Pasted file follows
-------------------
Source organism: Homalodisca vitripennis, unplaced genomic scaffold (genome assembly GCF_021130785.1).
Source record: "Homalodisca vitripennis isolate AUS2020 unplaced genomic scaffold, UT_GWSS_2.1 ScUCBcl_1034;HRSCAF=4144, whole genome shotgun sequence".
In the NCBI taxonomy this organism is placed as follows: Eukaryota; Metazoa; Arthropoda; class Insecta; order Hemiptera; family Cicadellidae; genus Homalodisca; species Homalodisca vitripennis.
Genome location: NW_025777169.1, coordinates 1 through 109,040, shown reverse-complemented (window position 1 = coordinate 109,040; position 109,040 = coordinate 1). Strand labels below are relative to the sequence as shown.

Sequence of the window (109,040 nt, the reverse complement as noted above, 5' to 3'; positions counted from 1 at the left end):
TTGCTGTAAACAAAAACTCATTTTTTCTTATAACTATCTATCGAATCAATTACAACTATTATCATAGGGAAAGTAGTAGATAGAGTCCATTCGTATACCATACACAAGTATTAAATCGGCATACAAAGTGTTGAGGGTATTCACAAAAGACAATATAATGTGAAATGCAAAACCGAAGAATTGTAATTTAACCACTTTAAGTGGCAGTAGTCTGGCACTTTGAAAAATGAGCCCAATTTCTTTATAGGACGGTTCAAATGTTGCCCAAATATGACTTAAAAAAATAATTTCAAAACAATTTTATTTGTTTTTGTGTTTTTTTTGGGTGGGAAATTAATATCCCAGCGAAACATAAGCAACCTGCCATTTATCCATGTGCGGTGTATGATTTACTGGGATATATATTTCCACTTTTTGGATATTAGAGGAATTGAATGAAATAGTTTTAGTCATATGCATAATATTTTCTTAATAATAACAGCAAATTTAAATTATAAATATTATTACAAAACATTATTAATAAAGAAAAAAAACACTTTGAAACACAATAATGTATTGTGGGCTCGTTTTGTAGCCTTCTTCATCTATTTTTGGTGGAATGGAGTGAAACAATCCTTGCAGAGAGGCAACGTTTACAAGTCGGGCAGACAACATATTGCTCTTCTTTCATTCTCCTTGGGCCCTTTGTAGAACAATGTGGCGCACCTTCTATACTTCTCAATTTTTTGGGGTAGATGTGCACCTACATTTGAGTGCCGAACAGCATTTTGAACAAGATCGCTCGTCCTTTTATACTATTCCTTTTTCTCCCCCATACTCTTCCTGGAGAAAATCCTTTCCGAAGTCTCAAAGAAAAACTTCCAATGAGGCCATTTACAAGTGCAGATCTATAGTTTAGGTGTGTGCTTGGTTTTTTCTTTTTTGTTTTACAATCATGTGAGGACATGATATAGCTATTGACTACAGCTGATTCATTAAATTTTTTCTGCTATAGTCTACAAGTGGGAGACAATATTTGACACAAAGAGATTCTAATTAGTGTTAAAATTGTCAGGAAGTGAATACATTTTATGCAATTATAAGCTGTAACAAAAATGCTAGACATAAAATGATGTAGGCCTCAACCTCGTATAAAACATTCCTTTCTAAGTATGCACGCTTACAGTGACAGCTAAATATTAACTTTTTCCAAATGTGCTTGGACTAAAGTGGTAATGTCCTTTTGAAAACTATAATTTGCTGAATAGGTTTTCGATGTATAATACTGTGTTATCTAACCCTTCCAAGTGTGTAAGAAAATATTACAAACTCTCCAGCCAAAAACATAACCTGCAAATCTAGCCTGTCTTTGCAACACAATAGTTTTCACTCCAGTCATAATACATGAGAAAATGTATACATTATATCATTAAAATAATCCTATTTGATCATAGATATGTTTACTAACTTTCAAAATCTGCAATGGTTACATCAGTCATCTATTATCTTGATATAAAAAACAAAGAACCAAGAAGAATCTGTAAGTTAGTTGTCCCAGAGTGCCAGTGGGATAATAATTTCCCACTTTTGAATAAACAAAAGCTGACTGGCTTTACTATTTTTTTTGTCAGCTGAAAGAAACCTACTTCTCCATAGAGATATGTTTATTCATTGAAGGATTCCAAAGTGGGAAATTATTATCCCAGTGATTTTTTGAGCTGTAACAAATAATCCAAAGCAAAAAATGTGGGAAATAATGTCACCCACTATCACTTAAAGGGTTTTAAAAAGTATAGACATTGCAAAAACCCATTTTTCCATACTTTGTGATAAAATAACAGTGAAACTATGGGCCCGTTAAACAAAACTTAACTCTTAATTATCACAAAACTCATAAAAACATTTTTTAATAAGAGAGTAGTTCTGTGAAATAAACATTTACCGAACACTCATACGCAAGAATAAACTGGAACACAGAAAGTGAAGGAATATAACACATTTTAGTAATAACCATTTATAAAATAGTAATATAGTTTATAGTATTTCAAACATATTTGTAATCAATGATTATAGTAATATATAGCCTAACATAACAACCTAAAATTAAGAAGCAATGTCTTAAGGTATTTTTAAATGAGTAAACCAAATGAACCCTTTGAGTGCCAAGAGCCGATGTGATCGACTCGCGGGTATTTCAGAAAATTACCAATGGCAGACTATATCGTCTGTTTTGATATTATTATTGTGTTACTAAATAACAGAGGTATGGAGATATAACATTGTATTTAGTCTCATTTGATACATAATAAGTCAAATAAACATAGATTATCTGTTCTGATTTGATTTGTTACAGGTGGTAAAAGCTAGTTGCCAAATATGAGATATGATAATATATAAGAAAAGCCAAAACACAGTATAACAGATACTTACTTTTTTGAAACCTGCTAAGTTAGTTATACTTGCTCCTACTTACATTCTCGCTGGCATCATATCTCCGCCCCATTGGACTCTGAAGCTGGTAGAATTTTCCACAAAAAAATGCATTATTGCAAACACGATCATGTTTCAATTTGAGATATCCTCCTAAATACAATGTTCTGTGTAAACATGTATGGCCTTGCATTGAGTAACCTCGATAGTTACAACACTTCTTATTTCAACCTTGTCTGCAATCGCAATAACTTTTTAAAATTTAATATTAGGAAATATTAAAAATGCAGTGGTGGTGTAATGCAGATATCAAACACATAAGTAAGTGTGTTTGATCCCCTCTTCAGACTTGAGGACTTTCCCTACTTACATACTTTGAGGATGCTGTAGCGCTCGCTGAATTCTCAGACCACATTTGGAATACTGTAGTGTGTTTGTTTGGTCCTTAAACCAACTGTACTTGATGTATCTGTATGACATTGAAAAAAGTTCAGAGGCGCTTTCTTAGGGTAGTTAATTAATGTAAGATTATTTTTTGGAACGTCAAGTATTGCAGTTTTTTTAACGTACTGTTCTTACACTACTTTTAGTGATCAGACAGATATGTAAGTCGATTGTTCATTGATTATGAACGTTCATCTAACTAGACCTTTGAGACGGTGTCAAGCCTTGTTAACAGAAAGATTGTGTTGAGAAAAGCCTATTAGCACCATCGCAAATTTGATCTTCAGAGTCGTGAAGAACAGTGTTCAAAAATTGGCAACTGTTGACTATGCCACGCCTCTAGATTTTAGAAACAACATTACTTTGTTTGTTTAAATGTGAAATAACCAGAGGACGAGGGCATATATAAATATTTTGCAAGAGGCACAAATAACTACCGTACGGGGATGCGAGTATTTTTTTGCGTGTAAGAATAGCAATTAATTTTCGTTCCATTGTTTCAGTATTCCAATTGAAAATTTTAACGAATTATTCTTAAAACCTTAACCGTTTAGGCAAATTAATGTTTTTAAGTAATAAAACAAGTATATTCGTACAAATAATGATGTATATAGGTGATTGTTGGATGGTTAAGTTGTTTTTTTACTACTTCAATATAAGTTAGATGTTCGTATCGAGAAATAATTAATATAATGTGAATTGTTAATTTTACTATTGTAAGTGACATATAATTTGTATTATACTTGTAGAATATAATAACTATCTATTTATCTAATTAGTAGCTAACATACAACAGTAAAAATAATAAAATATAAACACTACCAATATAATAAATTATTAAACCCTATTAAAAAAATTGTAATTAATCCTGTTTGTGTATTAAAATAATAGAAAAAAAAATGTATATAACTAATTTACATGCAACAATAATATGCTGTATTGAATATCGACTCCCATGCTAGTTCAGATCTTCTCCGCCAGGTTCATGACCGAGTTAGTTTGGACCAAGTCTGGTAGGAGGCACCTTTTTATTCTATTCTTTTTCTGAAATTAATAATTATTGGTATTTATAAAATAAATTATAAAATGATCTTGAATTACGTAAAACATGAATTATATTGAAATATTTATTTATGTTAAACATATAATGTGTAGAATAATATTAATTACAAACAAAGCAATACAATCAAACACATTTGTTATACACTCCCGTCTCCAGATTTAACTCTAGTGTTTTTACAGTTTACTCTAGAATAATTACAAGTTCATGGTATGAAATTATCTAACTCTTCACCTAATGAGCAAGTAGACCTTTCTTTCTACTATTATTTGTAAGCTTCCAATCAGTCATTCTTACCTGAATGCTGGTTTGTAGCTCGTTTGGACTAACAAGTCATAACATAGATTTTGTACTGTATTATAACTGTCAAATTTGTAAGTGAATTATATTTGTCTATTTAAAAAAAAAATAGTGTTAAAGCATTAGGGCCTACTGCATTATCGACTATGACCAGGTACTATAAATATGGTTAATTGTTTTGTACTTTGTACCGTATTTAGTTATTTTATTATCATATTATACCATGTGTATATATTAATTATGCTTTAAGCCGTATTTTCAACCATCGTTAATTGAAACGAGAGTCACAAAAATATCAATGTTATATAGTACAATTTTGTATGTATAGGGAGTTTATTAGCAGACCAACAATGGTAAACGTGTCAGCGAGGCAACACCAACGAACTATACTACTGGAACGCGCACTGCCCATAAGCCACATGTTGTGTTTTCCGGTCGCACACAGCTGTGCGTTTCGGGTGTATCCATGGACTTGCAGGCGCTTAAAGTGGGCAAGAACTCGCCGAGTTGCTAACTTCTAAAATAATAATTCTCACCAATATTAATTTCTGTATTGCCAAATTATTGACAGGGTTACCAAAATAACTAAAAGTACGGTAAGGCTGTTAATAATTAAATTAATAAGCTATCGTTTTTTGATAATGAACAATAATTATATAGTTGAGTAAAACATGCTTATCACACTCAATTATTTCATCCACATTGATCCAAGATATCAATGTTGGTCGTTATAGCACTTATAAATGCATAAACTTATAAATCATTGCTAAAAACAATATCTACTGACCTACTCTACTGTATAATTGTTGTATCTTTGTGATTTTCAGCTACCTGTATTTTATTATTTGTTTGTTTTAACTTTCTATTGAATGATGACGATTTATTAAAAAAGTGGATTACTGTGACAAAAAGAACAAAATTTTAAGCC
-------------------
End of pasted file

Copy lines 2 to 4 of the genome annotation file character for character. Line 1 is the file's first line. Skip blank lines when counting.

Source record: "Homalodisca vitripennis isolate AUS2020 unplaced genomic scaffold, UT_GWSS_2.1 ScUCBcl_1034;HRSCAF=4144, whole genome shotgun sequence".
In the NCBI taxonomy this organism is placed as follows: Eukaryota; Metazoa; Arthropoda; class Insecta; order Hemiptera; family Cicadellidae; genus Homalodisca; species Homalodisca vitripennis.
Genome location: NW_025777169.1, coordinates 1 through 109,040, shown reverse-complemented (window position 1 = coordinate 109,040; position 109,040 = coordinate 1). Strand labels below are relative to the sequence as shown.